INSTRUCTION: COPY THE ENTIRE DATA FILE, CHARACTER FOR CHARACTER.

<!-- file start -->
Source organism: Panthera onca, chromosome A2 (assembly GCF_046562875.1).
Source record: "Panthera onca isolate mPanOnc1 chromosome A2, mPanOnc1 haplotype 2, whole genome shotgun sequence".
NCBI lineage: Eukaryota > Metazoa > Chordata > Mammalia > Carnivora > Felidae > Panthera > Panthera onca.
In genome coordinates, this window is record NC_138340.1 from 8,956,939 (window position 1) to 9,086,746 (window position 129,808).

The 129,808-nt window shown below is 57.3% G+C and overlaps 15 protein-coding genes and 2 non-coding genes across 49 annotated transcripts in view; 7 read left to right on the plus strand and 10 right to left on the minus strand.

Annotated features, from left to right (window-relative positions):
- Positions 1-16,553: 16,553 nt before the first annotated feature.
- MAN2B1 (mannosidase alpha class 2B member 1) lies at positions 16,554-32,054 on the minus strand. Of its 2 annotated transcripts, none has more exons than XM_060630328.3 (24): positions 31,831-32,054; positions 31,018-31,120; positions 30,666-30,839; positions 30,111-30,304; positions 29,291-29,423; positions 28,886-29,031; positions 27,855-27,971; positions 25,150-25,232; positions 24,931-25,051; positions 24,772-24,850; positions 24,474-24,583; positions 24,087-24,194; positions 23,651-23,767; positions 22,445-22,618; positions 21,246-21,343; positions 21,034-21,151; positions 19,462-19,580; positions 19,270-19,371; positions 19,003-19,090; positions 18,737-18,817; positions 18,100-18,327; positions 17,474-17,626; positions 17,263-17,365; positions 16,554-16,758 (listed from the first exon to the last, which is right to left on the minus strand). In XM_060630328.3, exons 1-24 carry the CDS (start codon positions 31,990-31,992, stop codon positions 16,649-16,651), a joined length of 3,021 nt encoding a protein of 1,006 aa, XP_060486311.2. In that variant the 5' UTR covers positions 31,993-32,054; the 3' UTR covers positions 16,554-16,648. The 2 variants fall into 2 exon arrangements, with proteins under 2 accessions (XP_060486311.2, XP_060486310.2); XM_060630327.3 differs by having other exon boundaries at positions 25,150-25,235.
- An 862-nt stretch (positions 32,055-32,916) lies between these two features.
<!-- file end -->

Source organism: Panthera onca, chromosome A2 (assembly GCF_046562875.1).
Source record: "Panthera onca isolate mPanOnc1 chromosome A2, mPanOnc1 haplotype 2, whole genome shotgun sequence".
NCBI lineage: Eukaryota > Metazoa > Chordata > Mammalia > Carnivora > Felidae > Panthera > Panthera onca.
In genome coordinates, this window is record NC_138340.1 from 8,956,939 (window position 1) to 9,086,746 (window position 129,808).

The 129,808-nt window shown below is 57.3% G+C and overlaps 15 protein-coding genes and 2 non-coding genes across 49 annotated transcripts in view; 7 read left to right on the plus strand and 10 right to left on the minus strand.

Annotated features, from left to right (window-relative positions):
- Positions 1-16,553: 16,553 nt before the first annotated feature.
- MAN2B1 (mannosidase alpha class 2B member 1) lies at positions 16,554-32,054 on the minus strand. Of its 2 annotated transcripts, none has more exons than XM_060630328.3 (24): positions 31,831-32,054; positions 31,018-31,120; positions 30,666-30,839; positions 30,111-30,304; positions 29,291-29,423; positions 28,886-29,031; positions 27,855-27,971; positions 25,150-25,232; positions 24,931-25,051; positions 24,772-24,850; positions 24,474-24,583; positions 24,087-24,194; positions 23,651-23,767; positions 22,445-22,618; positions 21,246-21,343; positions 21,034-21,151; positions 19,462-19,580; positions 19,270-19,371; positions 19,003-19,090; positions 18,737-18,817; positions 18,100-18,327; positions 17,474-17,626; positions 17,263-17,365; positions 16,554-16,758 (listed from the first exon to the last, which is right to left on the minus strand). In XM_060630328.3, exons 1-24 carry the CDS (start codon positions 31,990-31,992, stop codon positions 16,649-16,651), a joined length of 3,021 nt encoding a protein of 1,006 aa, XP_060486311.2. In that variant the 5' UTR covers positions 31,993-32,054; the 3' UTR covers positions 16,554-16,648. The 2 variants fall into 2 exon arrangements, with proteins under 2 accessions (XP_060486311.2, XP_060486310.2); XM_060630327.3 differs by having other exon boundaries at positions 25,150-25,235.
- An 862-nt stretch (positions 32,055-32,916) lies between these two features.